On 25th August, bank holiday 2014 my mother passed away. In the raw aftermath of grief I wrote the piece ‘Bereavement and the Bar part 1 (see link on side bar).
Since then I can say the two years have flown by. I can also say that the time has dragged. Yet again, I can also say time has stood still. To see someone you love draw their last breath is such a profound thing time does stop. So immense is the moment it’s hard to move past it because it doesn’t seem real. Even now.
I can talk about her passing, sometimes, matter of factly. At other times I can’t speak of it without crying. Thinking about it is harder. The idea of death is so huge, the loss so immeasurable, to think about and get through your day seems impossible. So I largely avoid it.
It seems many people avoid both thinking and talking about the subject. It’s one of those things that is too hard.
Yet, a curious legacy of my mother’s passing is that I am often forced to talk about it with either strangers or friendly, near strangers ie colleagues I’ve known for years. Solicitors, counsel, even judges I know but have never really known. Over the years we’ve spoken about our cases, we’ve made small talk, we’ve laughed, joked, shared our funny/ horror stories of courtroom escapades. But we’ve never really talked. Not as people with lives beyond FAS forms and clients who give their offspring names which should instantly put them on a significant harm alert.
Since the first article so many of these colleagues have nervously approached me either in writing or in person.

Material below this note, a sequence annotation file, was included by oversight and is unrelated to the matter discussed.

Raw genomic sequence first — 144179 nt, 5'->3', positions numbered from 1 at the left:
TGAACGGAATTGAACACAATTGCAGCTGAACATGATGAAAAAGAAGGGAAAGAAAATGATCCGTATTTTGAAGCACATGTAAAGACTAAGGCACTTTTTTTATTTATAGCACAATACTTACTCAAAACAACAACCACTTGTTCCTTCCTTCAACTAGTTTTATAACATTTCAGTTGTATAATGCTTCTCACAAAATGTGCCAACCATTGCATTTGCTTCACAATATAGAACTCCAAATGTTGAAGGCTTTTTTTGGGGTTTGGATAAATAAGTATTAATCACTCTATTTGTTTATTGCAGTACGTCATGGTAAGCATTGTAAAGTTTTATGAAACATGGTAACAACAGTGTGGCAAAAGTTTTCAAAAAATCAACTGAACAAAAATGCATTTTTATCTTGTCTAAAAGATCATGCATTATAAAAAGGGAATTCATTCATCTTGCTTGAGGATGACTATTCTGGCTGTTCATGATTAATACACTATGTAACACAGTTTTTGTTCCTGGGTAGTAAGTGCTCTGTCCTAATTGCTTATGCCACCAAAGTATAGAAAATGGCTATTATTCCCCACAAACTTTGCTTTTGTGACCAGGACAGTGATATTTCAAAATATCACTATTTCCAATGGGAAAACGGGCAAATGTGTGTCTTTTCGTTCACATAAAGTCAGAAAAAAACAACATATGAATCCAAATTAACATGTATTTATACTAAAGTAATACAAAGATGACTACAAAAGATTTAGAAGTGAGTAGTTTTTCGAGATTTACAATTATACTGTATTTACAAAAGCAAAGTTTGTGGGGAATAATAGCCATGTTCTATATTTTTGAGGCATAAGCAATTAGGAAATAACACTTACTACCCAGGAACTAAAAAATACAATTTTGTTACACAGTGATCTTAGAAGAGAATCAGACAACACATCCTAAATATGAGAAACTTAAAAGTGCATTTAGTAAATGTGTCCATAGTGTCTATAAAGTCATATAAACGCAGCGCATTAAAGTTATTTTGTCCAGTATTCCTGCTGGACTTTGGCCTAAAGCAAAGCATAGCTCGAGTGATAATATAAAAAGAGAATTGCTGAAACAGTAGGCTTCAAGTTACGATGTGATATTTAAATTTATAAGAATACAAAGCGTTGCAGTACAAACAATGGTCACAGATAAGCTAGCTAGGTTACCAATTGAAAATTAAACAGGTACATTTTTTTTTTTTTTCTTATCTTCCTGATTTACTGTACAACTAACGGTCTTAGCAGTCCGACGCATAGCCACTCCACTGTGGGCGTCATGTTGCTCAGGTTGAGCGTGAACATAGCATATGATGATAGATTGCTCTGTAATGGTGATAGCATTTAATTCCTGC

‘I hope you don’t mind’, they start. And then they tell me in an outpouring of emotion about their own loss and how much my article (and the subsequent one about the death of my father) has helped them.
Within minutes, in the corner of some court waiting room or over a coffee we’re sharing thoughts, feelings, memories, sadness, loss and our lives. Each encounter has brought the most extraordinary closeness that no amount of legal talk and sharing of court successes could ever bring.
I’ve gained so many wisdoms from each of these people. Perhaps so ‘much wisdom’ is a better use of language but I prefer so many wisdoms, in this instance. Each person who has lost a parent brings their unique perspective to the sharing of that loss. And I am the wiser for speaking to each and every one of them.
They, in turn, tell me I have helped them. That my articles first helped them. That their discussions with me have helped them.
They don’t know this but their words are a huge tribute to my mother.
She devoted her adult life to caring for her children and in her last years she used that nurturing which came so naturally to her to help those most in need. She had no formal training or qualifications but she had endless patience to listen to those who, mostly, had no one else willing to hear them out.
A lawyer I was recently in a case with told me that when her mother died, people simply didn’t know what to say or do. So, they largely avoided her.
Death IS difficult to talk about. But I am always touched when people approach me about the subject. I’m not even a fraction of the woman my mother was but if I can offer anyone the smallest comfort in their time of loss through my articles, emails or face to face discussions, it will be a huge tribute to my mother.